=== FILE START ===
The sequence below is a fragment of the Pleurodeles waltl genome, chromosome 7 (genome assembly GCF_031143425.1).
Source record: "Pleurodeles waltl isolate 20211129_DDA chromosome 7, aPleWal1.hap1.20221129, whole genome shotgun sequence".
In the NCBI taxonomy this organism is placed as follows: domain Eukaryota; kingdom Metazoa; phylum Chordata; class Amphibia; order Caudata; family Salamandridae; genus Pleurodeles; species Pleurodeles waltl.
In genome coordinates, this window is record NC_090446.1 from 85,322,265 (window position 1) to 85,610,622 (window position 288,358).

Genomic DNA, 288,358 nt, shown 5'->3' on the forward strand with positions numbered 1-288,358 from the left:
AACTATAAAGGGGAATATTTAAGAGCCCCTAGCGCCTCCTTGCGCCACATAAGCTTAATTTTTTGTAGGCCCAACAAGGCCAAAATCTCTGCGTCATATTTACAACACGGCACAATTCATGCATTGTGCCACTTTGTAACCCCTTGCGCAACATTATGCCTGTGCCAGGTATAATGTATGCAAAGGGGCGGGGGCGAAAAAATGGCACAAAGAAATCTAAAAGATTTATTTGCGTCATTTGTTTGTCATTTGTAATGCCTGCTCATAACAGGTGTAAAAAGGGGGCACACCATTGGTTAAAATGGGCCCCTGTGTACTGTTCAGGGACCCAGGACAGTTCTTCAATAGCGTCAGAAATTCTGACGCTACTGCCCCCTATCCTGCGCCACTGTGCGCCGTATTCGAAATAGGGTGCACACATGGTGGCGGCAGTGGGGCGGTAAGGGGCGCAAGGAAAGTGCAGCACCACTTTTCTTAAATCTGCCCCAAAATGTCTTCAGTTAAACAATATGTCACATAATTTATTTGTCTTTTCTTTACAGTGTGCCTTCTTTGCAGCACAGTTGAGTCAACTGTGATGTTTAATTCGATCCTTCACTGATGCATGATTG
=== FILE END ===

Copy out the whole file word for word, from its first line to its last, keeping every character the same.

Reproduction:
The sequence below is a fragment of the Pleurodeles waltl genome, chromosome 7 (genome assembly GCF_031143425.1).
Source record: "Pleurodeles waltl isolate 20211129_DDA chromosome 7, aPleWal1.hap1.20221129, whole genome shotgun sequence".
In the NCBI taxonomy this organism is placed as follows: domain Eukaryota; kingdom Metazoa; phylum Chordata; class Amphibia; order Caudata; family Salamandridae; genus Pleurodeles; species Pleurodeles waltl.
In genome coordinates, this window is record NC_090446.1 from 85,322,265 (window position 1) to 85,610,622 (window position 288,358).

Genomic DNA, 288,358 nt, shown 5'->3' on the forward strand with positions numbered 1-288,358 from the left:
AACTATAAAGGGGAATATTTAAGAGCCCCTAGCGCCTCCTTGCGCCACATAAGCTTAATTTTTTGTAGGCCCAACAAGGCCAAAATCTCTGCGTCATATTTACAACACGGCACAATTCATGCATTGTGCCACTTTGTAACCCCTTGCGCAACATTATGCCTGTGCCAGGTATAATGTATGCAAAGGGGCGGGGGCGAAAAAATGGCACAAAGAAATCTAAAAGATTTATTTGCGTCATTTGTTTGTCATTTGTAATGCCTGCTCATAACAGGTGTAAAAAGGGGGCACACCATTGGTTAAAATGGGCCCCTGTGTACTGTTCAGGGACCCAGGACAGTTCTTCAATAGCGTCAGAAATTCTGACGCTACTGCCCCCTATCCTGCGCCACTGTGCGCCGTATTCGAAATAGGGTGCACACATGGTGGCGGCAGTGGGGCGGTAAGGGGCGCAAGGAAAGTGCAGCACCACTTTTCTTAAATCTGCCCCAAAATGTCTTCAGTTAAACAATATGTCACATAATTTATTTGTCTTTTCTTTACAGTGTGCCTTCTTTGCAGCACAGTTGAGTCAACTGTGATGTTTAATTCGATCCTTCACTGATGCATGATTG